And they revealed that Freakwater is working on a collaborative project with Jon Langford and Sally Timms of the Mekons. The combined groups might be called the Freakons, Bean said. Sitting in the crowd, Langford called out another suggestion. “Meekwater!”
The always-inventive Chicago drummer Frank Rosaly has played with many groups of many musical styles, but the sextet Cicada Music is an especially personal project for him. Rosaly is the leader of this ensemble, which has just released its debut album on the Delmark label. The group played April 14 at the Hideout. While Rosaly’s intricate percussion was as remarkable as ever, it was clear from the first note that this was more than just a vehicle for his drumming. These compositions are designed for a full band to explore — and the interplay among the six musicians on the Hideout stage was impressive to behold.
Saturday, April 20, was Record Store Day — not just a chance to buy some special-edition records released for the occasion, but also a great excuse to hang out at a record shop and see some free live musical performances. Yesterday, I shopped in at the Numero Group’s pop-up store at Logan Square’s Comfort Station, and also made a brief stop at Saki. But I spent most of the day at Laurie’s Planet of Sound in Lincoln Square, where the atmosphere was unflaggingly festive.
I didn’t catch all of the live music at Lauries, but the afternoon included three wonderful sets: Edward Burch and the Grand Ennui covering the entirety of Michael Nesmith’s 1972 album And the Hits Just Keep on Comin’; the newly signed Bloodshot Records artist Luke Winslow-King playing acoustic blues with able assistance from washboard/horseshoe player and singer Esther Rose; and Chicago’s esteemed Dolly Varden, playing songs from their great new album For A While plus a few older tunes.
Japan’s masters of heavy psychedelic jams, Acid Mothers Temple, returned to Chicago last night (April 12) for a show — where else but the Empty Bottle, the same venue they’ve played several times in recent years? As always, the guys in the band were sitting behind a couple of merch tables, completely covered with dozens of different CDs. Acid Mothers Temple (in all of its various configurations and different names) is incredibly prolific.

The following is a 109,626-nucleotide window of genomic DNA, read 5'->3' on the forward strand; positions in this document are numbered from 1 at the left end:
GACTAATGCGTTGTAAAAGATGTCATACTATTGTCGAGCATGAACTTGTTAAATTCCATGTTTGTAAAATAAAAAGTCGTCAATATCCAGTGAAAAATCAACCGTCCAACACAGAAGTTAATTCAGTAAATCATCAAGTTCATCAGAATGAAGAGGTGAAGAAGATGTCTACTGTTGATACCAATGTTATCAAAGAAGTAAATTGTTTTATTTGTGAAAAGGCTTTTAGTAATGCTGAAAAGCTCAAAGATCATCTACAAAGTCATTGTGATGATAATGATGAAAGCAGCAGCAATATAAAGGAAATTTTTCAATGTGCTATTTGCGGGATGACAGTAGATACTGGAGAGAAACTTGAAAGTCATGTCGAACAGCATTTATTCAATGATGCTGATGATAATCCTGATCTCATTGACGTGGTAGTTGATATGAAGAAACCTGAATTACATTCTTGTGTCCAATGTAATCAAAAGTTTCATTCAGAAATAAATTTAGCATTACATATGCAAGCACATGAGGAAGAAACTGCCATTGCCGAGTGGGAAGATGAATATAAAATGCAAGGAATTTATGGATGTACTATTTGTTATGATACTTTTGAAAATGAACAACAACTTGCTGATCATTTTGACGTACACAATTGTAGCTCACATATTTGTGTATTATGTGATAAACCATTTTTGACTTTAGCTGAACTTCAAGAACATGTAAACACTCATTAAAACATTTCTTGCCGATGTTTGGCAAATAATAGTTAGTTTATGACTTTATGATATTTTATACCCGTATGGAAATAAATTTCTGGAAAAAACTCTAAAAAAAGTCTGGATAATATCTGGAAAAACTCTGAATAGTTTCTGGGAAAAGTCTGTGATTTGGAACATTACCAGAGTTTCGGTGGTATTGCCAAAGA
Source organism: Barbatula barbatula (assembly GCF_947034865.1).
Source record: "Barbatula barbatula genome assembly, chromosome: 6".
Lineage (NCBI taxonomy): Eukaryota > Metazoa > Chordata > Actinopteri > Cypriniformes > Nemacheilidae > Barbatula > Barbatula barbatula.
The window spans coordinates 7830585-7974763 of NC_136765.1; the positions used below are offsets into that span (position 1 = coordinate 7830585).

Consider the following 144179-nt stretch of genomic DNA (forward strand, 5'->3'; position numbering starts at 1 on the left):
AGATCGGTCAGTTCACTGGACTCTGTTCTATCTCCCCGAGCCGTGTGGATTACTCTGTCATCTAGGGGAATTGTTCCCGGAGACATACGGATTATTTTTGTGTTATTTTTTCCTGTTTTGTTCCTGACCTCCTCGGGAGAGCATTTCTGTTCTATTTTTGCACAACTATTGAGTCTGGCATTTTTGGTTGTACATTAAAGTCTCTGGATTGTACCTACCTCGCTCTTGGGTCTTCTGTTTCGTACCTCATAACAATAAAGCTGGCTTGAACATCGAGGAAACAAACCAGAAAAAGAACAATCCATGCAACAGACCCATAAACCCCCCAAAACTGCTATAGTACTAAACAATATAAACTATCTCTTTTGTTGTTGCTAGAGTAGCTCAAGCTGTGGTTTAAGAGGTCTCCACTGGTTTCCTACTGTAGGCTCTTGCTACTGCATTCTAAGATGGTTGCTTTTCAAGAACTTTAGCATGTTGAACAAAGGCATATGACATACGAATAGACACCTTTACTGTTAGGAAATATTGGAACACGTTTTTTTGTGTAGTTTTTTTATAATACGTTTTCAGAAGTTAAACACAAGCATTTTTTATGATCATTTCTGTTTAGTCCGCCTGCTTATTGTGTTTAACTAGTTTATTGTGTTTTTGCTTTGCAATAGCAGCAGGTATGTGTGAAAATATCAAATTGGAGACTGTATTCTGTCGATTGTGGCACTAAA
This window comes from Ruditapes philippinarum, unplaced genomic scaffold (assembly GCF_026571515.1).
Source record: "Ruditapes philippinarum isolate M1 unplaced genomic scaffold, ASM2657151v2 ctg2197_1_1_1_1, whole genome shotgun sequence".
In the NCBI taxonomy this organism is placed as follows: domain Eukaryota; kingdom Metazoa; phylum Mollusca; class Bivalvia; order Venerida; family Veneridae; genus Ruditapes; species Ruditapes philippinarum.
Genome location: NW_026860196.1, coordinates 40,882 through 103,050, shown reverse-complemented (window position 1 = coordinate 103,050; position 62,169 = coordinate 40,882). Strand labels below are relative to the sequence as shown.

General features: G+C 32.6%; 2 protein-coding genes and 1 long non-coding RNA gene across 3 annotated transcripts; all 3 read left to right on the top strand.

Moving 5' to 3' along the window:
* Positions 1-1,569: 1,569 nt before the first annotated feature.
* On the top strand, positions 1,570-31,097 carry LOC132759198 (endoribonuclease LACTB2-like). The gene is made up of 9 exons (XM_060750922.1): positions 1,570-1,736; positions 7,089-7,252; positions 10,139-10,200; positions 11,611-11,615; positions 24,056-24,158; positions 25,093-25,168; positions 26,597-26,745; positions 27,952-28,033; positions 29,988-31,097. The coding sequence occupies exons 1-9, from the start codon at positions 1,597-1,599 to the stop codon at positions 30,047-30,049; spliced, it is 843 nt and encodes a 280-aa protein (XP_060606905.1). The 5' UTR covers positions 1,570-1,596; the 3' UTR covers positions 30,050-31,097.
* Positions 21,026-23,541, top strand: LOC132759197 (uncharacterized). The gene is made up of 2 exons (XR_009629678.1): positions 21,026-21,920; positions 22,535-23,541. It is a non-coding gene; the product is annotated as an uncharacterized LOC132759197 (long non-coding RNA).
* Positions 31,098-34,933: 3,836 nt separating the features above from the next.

Touring this time as a quintet under the old Acid Mothers Temple & The Melting Paraiso U.F.O. name, the group played just four songs, but each song stretched to somewhere around the 30-minute mark. Right from the first minute, the band dug into its cycling, circling guitar riffs with fierce intensity. The synth notes swooped up and down, and the noisy suites occasionally arrived at something that sort of resembled as a chorus, as a few of the band members joined together into a chant. Fans applauded when they recognized the bright riff from “Pink Lady Lemonade.” At the end, it all came to a crashing climax, with founding member Kawabata Makoto hoisting his guitar to the ceiling and letting it fall into the audience. It was another thrilling performance by a band that possesses great powers.
Denver band Tjutjuna — two drummers, a guitarist and a bassist who doubled on Theremin — opened the show with instrumental psychedelic rock jams, a perfect match with Acid Mothers Temple.
After getting their concert last night at Lincoln Hall off to a strong start, The Men came to a screeching halt because of technical difficulties. One of the Brooklyn group’s members, Mark Perro, was playing a vintage keyboard — an instrument the band has apparently been using a lot lately — when it suddenly conked out on him. Or maybe it was the amp. In any case, the thing stopped making any sounds recognizable as music. Perro left the stage for a bit, while the rest of the band played a couple of songs. Then he returned, abandoning his malfunctioning keyboard and picking up an acoustic guitar.